President Donald Trump's top economic adviser Gary Cohn is shifting the conversation to tax reform even as questions loom about how long he will stay in the president's administration.
The former Goldman Sachs (GS) - Get Report COO in a candid interview with the Financial Times published on Friday said the Trump administration is "completely engaged in tax reform" and outlined in broad strokes lawmakers' vision for personal and corporate tax overhauls. He also addressed rumors that he might resign over the president's equivocal response to racist violence in Charlottesville, Virginia, and initial refusal to denounce neo-Nazis, white nationalists and the Ku Klux Klan.
"I believe this administration can and must do better in consistently and unequivocally condemning these groups and do everything we can to heal the deep divisions that exist in our communities," he said. "As a Jewish American, I will not allow neo-Nazis ranting 'Jews will not replace us' to cause this Jew to leave his job."
The New York Times reported on Friday that Cohn met privately with the president last week at his golf club in New Jersey and came very close to resigning. He reportedly even went so far as to draft a letter of resignation.
Cohn acknowledged to the Financial Times that he has come under "enormous pressure" to both resign and stay on.
"As a patriotic American, I am reluctant to leave my post as director of the National Economic Council because I feel a duty to fulfil my commitment to work on behalf of the American people. But I also feel compelled to voice my distress over the events of the last two weeks," he said. "Citizens standing up for equality and freedom can never be equated with white supremacists, neo-Nazis, and the KKK."
It is unclear how his comments will play in the White House.
Cohn is one of the "Big Six" leading efforts to overhaul the United States tax code. He said the group has been meeting to come up with a "skeleton" of priorities but indicated the White House will largely refer to Capitol Hill legislators -- namely, House Ways and Means chairman Kevin Brady's committee -- to flesh out a bill over the next three to four weeks.
He reiterated the stance that legislation will make it to the president's desk by the end of the year, despite a broad consensus in Wall Street and Washington that such a timeline is too tight.
"The White House is clearly shifting the pressure for action to Capitol Hill and President Trump appears poised to continue distancing himself from lawmakers in case the legislative agenda fails," wrote Compass Point analyst Isaac Boltansky in a note on Cohn's comments. He added that the timeline is "still too optimistic."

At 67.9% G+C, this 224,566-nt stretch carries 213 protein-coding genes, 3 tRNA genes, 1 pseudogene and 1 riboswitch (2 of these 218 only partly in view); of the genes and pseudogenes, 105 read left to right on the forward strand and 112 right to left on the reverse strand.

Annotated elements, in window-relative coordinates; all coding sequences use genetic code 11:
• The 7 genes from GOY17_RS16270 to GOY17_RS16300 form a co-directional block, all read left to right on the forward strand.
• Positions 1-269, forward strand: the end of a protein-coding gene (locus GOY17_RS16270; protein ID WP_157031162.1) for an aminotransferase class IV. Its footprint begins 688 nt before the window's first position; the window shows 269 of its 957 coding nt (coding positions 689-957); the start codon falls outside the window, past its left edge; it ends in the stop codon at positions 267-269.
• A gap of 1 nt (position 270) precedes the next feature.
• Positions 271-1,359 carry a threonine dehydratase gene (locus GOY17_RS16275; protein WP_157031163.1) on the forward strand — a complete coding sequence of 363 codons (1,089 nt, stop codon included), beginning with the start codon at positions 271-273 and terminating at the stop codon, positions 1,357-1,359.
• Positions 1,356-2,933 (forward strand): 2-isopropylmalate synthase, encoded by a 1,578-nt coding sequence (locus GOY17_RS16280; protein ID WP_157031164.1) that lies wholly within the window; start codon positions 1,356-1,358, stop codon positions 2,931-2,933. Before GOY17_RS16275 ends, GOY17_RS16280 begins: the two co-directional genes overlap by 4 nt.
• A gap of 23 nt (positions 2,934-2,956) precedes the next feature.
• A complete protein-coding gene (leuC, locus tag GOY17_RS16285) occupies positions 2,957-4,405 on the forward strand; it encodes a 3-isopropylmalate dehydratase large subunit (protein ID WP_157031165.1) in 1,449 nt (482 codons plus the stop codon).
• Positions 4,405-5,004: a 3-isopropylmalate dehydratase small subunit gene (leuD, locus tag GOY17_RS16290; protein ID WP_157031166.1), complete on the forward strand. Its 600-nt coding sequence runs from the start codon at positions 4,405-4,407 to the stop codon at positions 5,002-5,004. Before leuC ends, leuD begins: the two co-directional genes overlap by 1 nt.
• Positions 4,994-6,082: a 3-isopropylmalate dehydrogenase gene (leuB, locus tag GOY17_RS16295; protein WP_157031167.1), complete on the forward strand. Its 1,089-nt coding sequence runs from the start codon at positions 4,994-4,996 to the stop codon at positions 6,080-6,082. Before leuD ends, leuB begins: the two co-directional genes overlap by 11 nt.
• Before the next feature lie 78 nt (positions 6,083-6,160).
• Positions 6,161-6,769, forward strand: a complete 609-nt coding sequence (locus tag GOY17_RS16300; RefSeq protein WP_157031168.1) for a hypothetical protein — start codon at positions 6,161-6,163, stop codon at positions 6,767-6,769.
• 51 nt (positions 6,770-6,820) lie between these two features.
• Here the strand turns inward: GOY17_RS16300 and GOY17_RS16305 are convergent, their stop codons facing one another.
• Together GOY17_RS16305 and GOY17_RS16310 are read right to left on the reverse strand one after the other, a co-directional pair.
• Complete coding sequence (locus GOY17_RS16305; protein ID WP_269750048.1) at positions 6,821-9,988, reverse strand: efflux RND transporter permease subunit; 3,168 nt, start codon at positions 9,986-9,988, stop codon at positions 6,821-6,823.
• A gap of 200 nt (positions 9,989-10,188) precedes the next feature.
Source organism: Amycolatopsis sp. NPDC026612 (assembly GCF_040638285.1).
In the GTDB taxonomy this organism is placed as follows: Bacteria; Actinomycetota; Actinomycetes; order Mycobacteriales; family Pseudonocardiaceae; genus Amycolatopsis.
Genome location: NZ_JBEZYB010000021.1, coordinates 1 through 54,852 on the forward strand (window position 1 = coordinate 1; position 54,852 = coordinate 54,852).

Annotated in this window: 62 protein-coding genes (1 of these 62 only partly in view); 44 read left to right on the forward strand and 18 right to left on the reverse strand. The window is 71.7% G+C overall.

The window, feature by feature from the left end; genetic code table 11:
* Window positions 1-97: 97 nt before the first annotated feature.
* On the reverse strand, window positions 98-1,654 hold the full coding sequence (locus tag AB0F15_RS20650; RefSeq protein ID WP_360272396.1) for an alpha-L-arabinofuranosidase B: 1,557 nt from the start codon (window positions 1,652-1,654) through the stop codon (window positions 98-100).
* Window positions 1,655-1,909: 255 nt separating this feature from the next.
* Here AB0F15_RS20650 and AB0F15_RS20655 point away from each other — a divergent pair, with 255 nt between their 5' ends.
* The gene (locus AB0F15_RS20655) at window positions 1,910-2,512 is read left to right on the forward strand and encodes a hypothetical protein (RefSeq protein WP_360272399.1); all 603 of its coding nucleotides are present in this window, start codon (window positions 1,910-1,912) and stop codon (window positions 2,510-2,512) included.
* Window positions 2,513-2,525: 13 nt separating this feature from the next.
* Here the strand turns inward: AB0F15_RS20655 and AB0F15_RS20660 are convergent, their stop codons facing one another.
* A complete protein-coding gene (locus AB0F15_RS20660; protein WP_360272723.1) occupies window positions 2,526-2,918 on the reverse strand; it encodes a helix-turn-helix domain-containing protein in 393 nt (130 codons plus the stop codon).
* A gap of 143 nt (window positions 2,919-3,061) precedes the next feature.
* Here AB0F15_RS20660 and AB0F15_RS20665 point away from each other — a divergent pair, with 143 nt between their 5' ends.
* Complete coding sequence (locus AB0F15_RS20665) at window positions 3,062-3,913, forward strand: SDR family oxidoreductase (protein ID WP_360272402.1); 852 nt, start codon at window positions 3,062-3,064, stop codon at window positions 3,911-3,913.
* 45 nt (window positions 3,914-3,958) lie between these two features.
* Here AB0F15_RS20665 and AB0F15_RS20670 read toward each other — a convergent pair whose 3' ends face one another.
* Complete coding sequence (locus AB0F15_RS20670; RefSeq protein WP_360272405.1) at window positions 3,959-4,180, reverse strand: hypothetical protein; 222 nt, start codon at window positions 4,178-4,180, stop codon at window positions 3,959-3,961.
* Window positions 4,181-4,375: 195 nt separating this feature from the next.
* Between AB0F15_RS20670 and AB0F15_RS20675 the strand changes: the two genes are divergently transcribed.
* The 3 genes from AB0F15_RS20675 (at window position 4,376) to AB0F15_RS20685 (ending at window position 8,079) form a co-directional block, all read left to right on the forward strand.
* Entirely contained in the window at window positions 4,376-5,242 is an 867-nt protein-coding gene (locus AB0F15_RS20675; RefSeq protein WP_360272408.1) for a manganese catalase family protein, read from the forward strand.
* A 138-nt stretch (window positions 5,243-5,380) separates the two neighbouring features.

On the personal side, Cohn said lawmakers will protect charitable, mortgage and retirement savings deductions while scrapping others. Lawmakers will also seek to get rid of the estate tax. For businesses, the GOP hopes to get rid of deductions companies use to lower taxable income while at the same time lowering the rate. "This is a big base-broadening exercise," Cohn said in the FT interview.
Republicans are also aiming to shift to a territorial system for taxation in an effort to dissuade U.S. companies from keeping profits overseas. Trump campaigned on a proposal to also enact a 10% repatriation holiday for the estimated $2 trillion in cash currently stashed abroad, but his administration has hedged on specifying a number since the election
"We do envision imposing a one-time low tax rate on all overseas profits which will bring lots of money back home to the U.S.," Cohn said. "We haven't discussed the specific rate. That will likely be something the committees decide."
Cohn said "everything is on the table" for corporate deductions and acknowledged the complexities of passing tax legislation through budget reconciliation, which requires only a simple majority but also calls for deficit neutrality. With the border adjustment tax scrapped, it is unclear what revenue-raisers lawmakers might now seek to include. "It will be a combination of dynamic scoring and base-broadeners and shutting down loopholes," he said.
Cohn also said the "Big Six" wants to keep a preferred rate for capital gains taxes to encourage investment.
Markets declined last week on speculation that Cohn might exit the Trump administration over the president's response to Charlottesville. Not only is Cohn a major player in tax reform, but he is also one of the top candidates to become the next chairman of the Federal Reserve.
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